In Colorado Springs, Colo., a wealth of wellness destinations

As a travel writer, if my eyelids grow heavy during a workday, it’s usually due to having taken a red-eye flight the night before. But, on a recent morning, it was because I’d been pierced by 30-odd needles.

“If I were to describe acupuncture in a single word, it would be ‘balance,’ ” said Kelli Miller, a licensed acupuncturist at the Strata Integrated Wellness and Spa at Garden of the Gods Resort and Club. She told me that inserting the fine steel pins into my scalp, shoulders, legs, feet and abdomen would bring me into equilibrium, that it would make my organs perform their duties more efficiently and anchor my attention span in the coming days and weeks. Though, in the moment, lying like a pincushion on a massage table with a mineral heat lamp warming my stomach, it mostly, strangely, made me sleepy.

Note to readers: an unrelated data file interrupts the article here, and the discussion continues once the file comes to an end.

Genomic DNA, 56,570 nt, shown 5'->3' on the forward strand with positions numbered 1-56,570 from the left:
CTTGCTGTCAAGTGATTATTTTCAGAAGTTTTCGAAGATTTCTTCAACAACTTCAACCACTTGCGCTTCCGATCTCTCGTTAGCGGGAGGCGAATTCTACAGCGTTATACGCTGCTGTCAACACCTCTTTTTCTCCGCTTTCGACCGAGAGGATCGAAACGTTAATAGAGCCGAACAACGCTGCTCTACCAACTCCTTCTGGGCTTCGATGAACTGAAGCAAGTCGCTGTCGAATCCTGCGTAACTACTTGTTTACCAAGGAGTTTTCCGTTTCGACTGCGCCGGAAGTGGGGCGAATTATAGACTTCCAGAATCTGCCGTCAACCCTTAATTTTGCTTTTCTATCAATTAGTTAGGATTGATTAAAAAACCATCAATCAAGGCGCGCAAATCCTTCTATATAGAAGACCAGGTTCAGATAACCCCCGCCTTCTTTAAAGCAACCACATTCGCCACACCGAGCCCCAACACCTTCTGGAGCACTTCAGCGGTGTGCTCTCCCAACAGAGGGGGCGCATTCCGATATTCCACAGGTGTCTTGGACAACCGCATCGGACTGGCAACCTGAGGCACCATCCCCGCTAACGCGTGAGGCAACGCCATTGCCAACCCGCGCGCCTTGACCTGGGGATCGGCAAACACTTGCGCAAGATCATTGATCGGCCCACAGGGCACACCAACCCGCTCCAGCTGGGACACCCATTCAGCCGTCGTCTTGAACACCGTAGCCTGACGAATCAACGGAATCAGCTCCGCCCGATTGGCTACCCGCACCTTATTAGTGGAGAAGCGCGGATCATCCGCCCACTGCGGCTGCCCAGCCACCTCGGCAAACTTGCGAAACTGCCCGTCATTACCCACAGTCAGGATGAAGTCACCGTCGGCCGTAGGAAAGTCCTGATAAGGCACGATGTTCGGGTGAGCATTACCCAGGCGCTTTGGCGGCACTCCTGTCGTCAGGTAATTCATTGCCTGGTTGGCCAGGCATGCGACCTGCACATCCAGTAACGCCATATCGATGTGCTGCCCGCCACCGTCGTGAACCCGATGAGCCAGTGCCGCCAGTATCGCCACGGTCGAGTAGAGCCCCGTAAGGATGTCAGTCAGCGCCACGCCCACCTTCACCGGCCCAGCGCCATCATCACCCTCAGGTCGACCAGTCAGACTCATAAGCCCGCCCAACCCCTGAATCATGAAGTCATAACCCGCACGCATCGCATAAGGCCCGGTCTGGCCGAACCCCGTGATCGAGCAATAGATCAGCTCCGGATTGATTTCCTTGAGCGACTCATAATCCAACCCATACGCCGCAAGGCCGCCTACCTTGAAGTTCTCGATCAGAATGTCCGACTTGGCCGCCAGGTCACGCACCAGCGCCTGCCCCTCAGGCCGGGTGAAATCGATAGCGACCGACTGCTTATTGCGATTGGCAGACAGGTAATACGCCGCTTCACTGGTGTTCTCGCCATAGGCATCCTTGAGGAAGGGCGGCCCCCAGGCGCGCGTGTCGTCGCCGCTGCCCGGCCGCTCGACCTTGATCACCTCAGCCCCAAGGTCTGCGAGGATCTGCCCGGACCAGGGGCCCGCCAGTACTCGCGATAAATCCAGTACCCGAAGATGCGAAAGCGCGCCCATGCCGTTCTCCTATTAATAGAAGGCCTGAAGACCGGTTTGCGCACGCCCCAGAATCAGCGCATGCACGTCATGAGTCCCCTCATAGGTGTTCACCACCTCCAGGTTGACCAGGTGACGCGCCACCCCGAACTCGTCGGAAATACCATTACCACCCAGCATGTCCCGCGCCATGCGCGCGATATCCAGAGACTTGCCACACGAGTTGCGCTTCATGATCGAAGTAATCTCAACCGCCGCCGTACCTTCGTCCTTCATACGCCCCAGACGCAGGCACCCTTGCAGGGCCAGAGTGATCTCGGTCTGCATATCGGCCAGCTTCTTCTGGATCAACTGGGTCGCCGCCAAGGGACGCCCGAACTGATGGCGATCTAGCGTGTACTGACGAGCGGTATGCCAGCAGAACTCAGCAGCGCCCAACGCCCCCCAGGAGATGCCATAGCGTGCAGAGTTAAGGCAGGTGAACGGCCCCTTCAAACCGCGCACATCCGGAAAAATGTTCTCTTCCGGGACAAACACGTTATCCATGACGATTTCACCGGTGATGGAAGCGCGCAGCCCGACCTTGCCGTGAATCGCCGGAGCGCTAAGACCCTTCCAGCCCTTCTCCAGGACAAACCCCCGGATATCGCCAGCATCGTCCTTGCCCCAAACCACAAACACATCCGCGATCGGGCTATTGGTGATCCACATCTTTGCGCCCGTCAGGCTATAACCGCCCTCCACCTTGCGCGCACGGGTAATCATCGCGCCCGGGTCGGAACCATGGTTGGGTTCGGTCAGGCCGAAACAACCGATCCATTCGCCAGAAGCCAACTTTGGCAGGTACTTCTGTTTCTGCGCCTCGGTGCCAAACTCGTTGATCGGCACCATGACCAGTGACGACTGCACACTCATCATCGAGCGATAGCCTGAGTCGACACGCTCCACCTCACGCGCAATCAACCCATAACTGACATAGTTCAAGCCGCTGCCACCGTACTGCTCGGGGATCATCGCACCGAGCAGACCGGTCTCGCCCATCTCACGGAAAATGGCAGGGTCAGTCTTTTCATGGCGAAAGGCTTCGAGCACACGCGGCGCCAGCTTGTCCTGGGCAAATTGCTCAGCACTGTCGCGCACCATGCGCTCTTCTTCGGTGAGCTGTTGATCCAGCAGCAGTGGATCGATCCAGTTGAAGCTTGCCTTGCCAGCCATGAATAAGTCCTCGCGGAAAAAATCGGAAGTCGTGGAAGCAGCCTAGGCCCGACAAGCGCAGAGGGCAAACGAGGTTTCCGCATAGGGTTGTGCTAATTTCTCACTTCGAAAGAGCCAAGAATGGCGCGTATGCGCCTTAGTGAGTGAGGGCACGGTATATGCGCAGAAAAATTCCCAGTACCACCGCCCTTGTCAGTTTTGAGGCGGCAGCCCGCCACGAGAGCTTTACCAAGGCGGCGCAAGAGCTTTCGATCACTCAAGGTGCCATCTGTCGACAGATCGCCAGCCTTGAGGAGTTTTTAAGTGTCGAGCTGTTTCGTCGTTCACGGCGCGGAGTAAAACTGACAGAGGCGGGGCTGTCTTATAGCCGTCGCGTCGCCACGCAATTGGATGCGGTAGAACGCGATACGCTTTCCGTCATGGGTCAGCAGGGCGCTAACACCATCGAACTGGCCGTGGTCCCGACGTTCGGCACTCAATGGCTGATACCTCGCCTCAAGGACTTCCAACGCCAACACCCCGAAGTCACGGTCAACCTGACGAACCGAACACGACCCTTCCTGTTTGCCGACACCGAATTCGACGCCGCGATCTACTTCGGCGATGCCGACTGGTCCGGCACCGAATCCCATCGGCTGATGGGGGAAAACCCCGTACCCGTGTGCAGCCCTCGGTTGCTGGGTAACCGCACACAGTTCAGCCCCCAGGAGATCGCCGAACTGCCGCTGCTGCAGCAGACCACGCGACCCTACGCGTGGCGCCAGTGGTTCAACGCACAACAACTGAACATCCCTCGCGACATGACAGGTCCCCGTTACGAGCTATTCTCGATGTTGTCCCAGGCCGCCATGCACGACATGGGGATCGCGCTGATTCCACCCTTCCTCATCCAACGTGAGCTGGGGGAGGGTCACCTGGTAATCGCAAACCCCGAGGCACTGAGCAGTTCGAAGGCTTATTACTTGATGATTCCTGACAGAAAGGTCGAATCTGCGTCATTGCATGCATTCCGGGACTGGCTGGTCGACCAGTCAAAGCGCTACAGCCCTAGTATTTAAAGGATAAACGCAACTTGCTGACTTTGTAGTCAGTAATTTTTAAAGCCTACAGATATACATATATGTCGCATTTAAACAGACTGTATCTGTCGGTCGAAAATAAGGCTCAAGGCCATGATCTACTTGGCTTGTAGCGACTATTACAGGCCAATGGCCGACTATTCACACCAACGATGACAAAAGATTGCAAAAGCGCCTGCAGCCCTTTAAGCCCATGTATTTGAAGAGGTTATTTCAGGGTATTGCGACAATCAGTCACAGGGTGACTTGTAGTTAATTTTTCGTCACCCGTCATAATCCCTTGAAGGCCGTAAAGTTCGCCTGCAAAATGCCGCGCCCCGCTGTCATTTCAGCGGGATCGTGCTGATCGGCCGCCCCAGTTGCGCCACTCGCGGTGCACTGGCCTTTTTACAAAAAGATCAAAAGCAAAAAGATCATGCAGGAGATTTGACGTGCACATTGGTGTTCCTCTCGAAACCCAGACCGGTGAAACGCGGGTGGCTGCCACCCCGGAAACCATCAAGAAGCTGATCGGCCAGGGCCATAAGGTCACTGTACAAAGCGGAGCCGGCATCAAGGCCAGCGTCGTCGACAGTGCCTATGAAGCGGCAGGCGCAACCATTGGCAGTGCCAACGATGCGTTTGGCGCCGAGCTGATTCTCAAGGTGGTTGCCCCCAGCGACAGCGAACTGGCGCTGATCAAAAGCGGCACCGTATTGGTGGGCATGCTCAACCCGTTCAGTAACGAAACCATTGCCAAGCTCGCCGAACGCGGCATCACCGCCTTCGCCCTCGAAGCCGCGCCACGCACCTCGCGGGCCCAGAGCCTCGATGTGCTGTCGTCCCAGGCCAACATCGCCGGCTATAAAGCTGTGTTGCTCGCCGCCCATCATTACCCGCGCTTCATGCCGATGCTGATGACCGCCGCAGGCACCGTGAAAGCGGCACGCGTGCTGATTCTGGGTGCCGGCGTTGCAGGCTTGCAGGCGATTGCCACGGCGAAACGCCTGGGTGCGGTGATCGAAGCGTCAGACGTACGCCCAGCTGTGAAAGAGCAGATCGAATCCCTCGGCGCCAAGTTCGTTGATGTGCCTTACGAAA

Acupuncture isn’t the only form of care provided under this roof. Here, Western and Eastern medicine are separated only by a flight of stairs. Clinicians offer chiropractic care, nutritional guidance, health assessments and medical-grade facials on the lower level. On the second floor, one can practice self-care with Himalayan salt stone massages, body therapies such as a quinoa-based scrub, or a reality-bending dry flotation therapy (a treatment where guests are essentially lotioned and cocooned in a body-temperature water bed so they feel weightless).

In the past decade or so, travelers have been drawn to Colorado Springs, where the Strata spa is based, for these and other wellness opportunities, including an increasing number of hot springs, spas and chances for outdoor recreation.

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However, it’s not necessarily a new trend for the city. Many of those who first settled in the Springs roughly 150 years ago came to seek health. They had tuberculosis and were hoping that moving to the Front Range community would be the Hail Mary they needed.